I am a graduate student in the High Energy Physics group at the University of California, Davis. Although a large fraction of our faculty and students work on the collider experiments at Fermilab and the Large Hadron Collider at CERN, there is a small contingent of us who work on experimental neutrino physics. Our group works on the Double Chooz reactor neutrino experiment, and the proposed Long-Baseline Neutrino Experiment, LBNE. The goal of the Double Chooz experiment is to measure the last unknown neutrino mixing angle, theta_13, the value of which is of profound importance to LBNE.
I came to UC Davis as an undergraduate student in 2002 and have been associated with the Physics department in some way ever since. I graduated with a degree in physics in 2006 and accepted a staff position with the department's teaching labs, where I got to build and maintain the experiments used in the undergraduate labs. The next year I was accepted into the graduate program to pursue a Ph. D.
When people ask me why I study neutrinos I never really have a good answer, much like I don't know why my favorite color is blue. I first got interested in particle physics in the late 90's and I remember hearing a lot of excitement about results on neutrino oscillations from the Super Kamiokande and SNO experiments. Although I was hopelessly confused at the time as to what these results meant, the excitement and wonder about these mysterious particles must have stuck.
Around the summer of 2009 my adviser asked me to start working on simulation studies for a new long-baseline neutrino experiment, which became known as LBNE. At one point we tried to choose a new name for the experiment. But the vote ended in a near three-way tie, and we decided to just forgo deciding on a name for now.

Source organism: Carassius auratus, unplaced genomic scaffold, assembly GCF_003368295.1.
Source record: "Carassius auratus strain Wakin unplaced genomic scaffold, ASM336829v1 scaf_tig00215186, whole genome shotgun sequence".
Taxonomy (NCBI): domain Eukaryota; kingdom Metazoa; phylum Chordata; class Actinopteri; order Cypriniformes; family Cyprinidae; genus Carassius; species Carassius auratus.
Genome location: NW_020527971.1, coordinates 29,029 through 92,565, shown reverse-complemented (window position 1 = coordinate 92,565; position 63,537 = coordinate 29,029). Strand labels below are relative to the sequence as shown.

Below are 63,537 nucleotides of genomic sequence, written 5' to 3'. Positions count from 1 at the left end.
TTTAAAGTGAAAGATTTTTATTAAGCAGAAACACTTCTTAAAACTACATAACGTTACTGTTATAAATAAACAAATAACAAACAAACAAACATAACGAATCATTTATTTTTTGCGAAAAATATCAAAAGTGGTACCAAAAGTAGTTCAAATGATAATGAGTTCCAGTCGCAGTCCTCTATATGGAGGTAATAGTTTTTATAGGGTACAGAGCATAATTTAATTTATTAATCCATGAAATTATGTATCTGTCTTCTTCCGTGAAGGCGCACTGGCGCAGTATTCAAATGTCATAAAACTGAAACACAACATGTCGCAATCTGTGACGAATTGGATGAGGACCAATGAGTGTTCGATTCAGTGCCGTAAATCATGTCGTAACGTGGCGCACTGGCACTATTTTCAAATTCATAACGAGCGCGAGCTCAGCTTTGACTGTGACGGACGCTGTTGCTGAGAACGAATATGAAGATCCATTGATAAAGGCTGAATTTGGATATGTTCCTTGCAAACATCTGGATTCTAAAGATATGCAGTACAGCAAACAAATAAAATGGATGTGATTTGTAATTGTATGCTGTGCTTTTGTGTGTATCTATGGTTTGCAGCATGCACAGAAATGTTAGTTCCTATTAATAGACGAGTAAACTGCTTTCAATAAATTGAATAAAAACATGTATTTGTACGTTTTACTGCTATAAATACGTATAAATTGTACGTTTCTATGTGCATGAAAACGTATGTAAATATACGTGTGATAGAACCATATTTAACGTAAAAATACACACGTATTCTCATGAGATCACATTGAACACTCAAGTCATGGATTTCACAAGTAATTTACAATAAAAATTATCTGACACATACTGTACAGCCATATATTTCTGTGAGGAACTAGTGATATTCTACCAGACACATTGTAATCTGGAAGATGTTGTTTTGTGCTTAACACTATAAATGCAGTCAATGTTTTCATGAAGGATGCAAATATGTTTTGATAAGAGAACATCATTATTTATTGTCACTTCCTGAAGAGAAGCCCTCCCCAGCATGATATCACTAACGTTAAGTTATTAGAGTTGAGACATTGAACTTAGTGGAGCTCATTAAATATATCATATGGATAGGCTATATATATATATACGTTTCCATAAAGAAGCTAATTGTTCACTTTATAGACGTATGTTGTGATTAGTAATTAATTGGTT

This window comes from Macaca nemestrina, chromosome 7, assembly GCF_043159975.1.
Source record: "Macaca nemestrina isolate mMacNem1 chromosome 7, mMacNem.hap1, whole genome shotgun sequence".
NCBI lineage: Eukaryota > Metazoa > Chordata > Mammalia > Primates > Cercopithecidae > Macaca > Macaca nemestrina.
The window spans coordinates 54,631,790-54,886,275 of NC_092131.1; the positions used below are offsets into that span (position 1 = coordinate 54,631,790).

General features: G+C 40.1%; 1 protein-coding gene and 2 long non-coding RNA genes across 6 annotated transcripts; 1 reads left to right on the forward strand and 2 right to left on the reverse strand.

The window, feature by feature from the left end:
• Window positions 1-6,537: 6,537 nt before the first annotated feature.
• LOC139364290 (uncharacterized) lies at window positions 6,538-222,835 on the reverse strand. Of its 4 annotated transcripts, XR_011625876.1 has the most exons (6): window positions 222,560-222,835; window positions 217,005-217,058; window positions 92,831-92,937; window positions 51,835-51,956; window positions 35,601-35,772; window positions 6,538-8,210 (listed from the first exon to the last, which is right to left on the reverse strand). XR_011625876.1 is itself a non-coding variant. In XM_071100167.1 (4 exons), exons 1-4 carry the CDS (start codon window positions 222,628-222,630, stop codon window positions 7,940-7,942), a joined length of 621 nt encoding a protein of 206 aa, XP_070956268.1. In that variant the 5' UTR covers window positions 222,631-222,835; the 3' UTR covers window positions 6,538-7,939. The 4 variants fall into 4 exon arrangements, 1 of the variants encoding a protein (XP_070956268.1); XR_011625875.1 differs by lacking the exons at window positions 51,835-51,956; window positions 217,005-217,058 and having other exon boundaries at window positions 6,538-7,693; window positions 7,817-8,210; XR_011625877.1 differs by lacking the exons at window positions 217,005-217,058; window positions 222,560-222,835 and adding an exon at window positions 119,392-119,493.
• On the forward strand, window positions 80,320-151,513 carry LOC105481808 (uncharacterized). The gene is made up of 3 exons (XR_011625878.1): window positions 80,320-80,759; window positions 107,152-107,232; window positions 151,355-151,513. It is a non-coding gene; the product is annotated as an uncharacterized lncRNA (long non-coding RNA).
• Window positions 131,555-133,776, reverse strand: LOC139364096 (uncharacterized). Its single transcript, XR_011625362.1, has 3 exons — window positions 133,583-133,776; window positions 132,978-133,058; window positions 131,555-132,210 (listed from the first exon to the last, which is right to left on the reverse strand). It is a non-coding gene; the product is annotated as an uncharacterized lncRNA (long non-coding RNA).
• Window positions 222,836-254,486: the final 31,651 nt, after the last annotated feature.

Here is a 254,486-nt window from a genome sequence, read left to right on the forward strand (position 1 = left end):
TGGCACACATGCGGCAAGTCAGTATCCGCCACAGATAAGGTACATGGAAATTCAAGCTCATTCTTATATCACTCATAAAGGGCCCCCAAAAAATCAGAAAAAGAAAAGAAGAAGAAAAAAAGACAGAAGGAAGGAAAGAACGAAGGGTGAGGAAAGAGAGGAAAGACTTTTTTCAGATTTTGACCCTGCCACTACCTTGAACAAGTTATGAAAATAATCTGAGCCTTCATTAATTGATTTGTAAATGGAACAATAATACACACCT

The simulation I work on is for the large Water Cherenkov detector option, which is much like the Super Kamiokande detector in Japan. My focus is on the low-energy physics that can be done with such a detector, and in particular, the prospects for detecting the diffuse background of about 10 MeV neutrinos from all Type-II Supernovae throughout the history of the universe.
So far my experiences in LBNE have been unique. I was the first graduate student to work on this experiment, a neat accolade if the experiment continues, and was the only graduate student for the first six months or so. It is fun to be involved with an experiment at such an early stage. The studies I do have a real impact on the design of the experiment. I also enjoy meeting and chatting with the professors who all tell great stories of working on previous experiments.
When I am not thinking about neutrinos, I enjoy playing sports, walking my dog, Oliver, and watching movies. Students in the physics department do a great job of organizing sport teams. I play on the soccer, basketball, and softball teams. Our cleverly chosen softball team name is “The Bad News Bosons.” However, it is more difficult than one might expect to explain what a boson is to the other team.